Rob Pavey blogs green issues and the outdoors life

Mystery cat photographed: Panther or bobcat? Or something else?

This interesting cat was photographed in Screven County recently by a hunter's trail camera. Can you identify the species?
This interesting cat was photographed in Screven County recently by a hunter's trail camera. Can you identify the species?

Georgia wildlife officials say we don't have panthers - and people who claim to have seen one continue to insist otherwise.

It's a perennial stalemate that has lingered for decades, with dozens of sightings reported annually across Alabama, Georgia and South Carolina.

Without evidence, however, the reports are routinely dismissed as mistaken identity linked to hound dogs, bobcats, large feral cats or small deer.

The lone exception was a 140-pound panther killed during a black powder hunt in 2008 near West Point Lake in Troup County. Genetic tests confirmed it was not - as biologists first said - an escaped pet.

It was a Florida panther and a member of the last subspecies of cougar still surviving in the eastern U.S., with fewer than 120 animals.

Almost two years later, authorities still have no explanation of how the cat ended up in Georgia - 600 miles from its known habitat.

Such mysteries bring up the obvious question of whether there could be other panthers - or something other than panthers that could explain the persistent sightings.

The most recent ones I'm aware of occurred just this past month.

One was a woman's call to Columbia County authorities claiming to have seen a panther at the New Hope Baptist Church Cemetery in the Campania community.

The other was this actual photo - taken by a hunter's trail camera - in Screven County.

The image, snapped about an hour before daylight, shows a dark cat meandering through swamp grass. Its tail is not visible, but it has an unmistakable flat, feline face.

Could it be a panther? Perhaps not. It doesn't appear large enough to be a mature cat from a species that routinely grows to be more than seven feet long.

Other opinions are that it could be a bobcat in low light, or perhaps a mature feral cat that has somehow interbred with bobcats.

The seemingly pointed ears on the cat in the photo might lend credence to that argument, since panthers have more rounded ears. But the angle of the photo could also have made rounded ears seem more pointed.

One common denominator among many reported "panther" sightings is a description of a cat much smaller than a typical panther, leading some theorists to surmise the creatures could be jaguarundi, a panther-like wildcat native to Mexico and Central America that has been found in Texas and Florida.

The jaguarundi is known to inhabit swamps and remote river basins and is so elusive that relatively little is known about the species. It is also commonly found with dark brown or black fur, which could help explain the large percentage of sightings in which the cat was a "black" panther.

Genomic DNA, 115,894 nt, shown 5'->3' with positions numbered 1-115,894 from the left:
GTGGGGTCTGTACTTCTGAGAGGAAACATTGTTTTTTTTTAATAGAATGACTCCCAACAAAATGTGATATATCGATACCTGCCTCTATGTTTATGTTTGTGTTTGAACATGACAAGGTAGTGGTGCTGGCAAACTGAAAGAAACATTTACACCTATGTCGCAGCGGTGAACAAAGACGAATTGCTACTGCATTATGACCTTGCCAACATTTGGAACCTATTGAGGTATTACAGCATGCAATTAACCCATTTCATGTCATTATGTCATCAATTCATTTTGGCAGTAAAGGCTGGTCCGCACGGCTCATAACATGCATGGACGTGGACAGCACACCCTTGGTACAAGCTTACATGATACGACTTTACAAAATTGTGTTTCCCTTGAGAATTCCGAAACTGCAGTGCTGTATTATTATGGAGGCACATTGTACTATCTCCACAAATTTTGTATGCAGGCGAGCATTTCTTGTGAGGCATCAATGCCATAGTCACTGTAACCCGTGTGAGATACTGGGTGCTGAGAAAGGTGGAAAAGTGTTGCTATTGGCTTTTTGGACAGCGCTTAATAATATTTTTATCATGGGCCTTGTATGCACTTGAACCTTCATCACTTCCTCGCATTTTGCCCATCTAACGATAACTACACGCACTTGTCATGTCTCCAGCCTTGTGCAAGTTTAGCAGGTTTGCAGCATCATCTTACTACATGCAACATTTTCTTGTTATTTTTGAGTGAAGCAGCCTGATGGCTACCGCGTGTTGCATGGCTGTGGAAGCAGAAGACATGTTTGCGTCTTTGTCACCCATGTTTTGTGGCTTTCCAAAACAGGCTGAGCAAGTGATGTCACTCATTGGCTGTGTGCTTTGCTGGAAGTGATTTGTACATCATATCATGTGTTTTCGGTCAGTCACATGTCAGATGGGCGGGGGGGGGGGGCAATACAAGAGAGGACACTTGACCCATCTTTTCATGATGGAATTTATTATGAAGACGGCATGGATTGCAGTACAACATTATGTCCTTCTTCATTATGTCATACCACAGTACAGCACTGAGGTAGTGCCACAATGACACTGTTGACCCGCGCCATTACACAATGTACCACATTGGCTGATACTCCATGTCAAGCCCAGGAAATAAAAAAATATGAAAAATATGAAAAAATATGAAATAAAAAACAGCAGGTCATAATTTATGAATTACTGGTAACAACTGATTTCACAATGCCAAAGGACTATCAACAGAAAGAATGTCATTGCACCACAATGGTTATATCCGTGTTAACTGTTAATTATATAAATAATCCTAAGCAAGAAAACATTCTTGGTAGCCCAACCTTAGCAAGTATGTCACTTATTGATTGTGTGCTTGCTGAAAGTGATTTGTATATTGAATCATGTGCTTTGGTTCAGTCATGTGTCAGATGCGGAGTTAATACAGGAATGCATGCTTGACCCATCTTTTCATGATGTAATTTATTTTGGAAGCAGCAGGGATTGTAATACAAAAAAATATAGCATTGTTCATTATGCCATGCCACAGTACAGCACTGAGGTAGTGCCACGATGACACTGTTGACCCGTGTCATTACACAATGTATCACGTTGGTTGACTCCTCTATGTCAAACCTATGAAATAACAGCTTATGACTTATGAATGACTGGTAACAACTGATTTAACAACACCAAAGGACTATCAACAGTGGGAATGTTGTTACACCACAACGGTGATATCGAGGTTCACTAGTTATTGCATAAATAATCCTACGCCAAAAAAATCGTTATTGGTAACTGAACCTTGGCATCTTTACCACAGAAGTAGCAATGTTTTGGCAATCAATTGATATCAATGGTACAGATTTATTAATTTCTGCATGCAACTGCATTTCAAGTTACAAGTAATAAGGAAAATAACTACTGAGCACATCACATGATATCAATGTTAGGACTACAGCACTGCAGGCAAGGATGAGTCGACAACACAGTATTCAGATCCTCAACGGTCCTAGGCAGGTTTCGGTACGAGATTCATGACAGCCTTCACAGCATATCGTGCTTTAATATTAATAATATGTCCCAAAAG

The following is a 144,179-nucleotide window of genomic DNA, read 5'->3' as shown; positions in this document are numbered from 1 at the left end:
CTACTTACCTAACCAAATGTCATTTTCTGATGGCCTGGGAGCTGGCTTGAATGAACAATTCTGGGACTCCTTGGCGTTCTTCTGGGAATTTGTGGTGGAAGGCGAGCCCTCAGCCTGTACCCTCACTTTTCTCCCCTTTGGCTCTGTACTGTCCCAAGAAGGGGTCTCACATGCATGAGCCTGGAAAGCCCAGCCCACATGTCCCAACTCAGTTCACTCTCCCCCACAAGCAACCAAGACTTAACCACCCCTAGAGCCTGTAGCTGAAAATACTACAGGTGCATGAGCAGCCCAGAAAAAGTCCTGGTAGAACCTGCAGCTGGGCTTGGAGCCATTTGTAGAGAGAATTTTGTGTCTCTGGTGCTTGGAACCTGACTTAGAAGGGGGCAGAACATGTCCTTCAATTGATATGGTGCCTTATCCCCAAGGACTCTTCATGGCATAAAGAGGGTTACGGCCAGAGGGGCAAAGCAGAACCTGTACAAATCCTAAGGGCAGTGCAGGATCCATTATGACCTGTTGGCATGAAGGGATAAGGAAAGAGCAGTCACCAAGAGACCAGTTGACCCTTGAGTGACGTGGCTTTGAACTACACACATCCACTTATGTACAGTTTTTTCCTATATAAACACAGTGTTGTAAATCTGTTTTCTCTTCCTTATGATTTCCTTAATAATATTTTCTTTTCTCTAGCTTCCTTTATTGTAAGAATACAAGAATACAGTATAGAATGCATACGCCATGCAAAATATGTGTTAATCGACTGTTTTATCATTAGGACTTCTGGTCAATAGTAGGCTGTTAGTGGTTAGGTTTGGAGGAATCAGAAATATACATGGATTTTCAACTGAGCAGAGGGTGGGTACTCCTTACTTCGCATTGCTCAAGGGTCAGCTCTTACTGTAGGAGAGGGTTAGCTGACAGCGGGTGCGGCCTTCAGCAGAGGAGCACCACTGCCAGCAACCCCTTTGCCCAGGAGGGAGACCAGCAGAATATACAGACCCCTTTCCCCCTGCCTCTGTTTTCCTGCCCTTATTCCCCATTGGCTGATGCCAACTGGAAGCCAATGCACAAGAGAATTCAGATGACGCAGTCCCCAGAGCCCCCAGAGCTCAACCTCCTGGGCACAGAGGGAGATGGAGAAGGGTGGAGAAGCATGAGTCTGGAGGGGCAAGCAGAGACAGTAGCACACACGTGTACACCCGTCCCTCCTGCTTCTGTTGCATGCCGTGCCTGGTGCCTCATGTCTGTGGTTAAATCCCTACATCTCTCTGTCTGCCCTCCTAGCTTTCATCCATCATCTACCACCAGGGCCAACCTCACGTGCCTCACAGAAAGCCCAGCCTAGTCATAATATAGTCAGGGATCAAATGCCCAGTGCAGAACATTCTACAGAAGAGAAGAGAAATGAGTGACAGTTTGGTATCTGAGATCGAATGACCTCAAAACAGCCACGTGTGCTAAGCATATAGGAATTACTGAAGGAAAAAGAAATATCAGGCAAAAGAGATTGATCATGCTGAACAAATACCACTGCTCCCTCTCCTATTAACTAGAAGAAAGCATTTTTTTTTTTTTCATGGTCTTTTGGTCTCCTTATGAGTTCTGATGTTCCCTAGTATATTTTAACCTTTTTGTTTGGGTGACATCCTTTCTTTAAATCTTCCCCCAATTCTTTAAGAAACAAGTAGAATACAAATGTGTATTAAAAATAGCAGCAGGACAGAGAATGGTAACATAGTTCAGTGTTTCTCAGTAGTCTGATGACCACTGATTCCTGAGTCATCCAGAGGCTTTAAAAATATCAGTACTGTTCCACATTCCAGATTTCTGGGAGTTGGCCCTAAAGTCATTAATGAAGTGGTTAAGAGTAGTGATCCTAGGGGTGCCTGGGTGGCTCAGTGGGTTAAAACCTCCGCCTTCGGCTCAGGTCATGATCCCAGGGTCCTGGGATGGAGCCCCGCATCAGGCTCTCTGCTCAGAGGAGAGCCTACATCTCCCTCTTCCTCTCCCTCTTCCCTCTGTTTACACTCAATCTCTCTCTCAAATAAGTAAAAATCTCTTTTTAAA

Wildlife biologists continue to say it is unlikely that panthers, jaguarundis or other such predators are living in our midst undetected. And people who have seen them will continue to disagree.
 

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The Shadow
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The Shadow 09/28/10 - 05:05 pm
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A Bobcat maybe?

A Bobcat maybe?

Rob Pavey
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Rob Pavey 09/28/10 - 05:07 pm
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Shadow.... that's my best

Shadow.... that's my best guess, too. Perhaps his spots don't show up in the low light. If it's a bobcat, though, it's a healthy one.

The Shadow
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The Shadow 09/28/10 - 05:23 pm
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Have you ever seen a healthy

Have you ever seen a healthy cat of any type? They can get pretty hefty ;-)

PUPPYMOMMA
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PUPPYMOMMA 09/28/10 - 05:26 pm
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I don't know what it is but

I don't know what it is but it looks like it could eat more than Meow Mix. Thanks for the heads up about the Campania community. So far this year I've only seen deer and snakes,wouldn't want to run into "Fluffy" while walking in the woods.

AGR354
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AGR354 09/28/10 - 05:42 pm
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Panthers can have a range of

Panthers can have a range of over 300 square miles, they have been seen in South Carolina in the swamps for years. One was reported years back in Trenton.

As soon as the young panthers get old enough to move on they do and when in Florida you go North, so as populations in crease in Florida look for their young to come North.

Rob Pavey
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Rob Pavey 09/28/10 - 06:04 pm
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Shadow, you again make a good

Shadow, you again make a good point. Even domestic cats can get huge. Growing up, my neighbor's cat started out tiny. Her name was "Tinker Bell" and we called her "Tinker." A few years later she had gotten so big we called her something else: "Tanker."

FallingLeaves
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FallingLeaves 09/28/10 - 06:50 pm
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Doesn't look like a bobcat,

Doesn't look like a bobcat, doesn't have the fluffy white ring of fur around the lower part of the face or the distinctive pattern to the fur and the face looks proportionately too long.

FallingLeaves
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FallingLeaves 09/28/10 - 06:53 pm
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It does look like some photos

It does look like some photos of a jaguarundi. Maybe the mild winters are allowing them to migrate comfortably north to this area.

leilani_1925
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leilani_1925 09/28/10 - 07:29 pm
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why hasnt any one tried to

why hasnt any one tried to suggest that it is a cougar/mt.lion? thats exactly what it looks like and it is a species that was once found over most of america

gdweiss
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gdweiss 09/28/10 - 08:34 pm
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Interesting piece - a very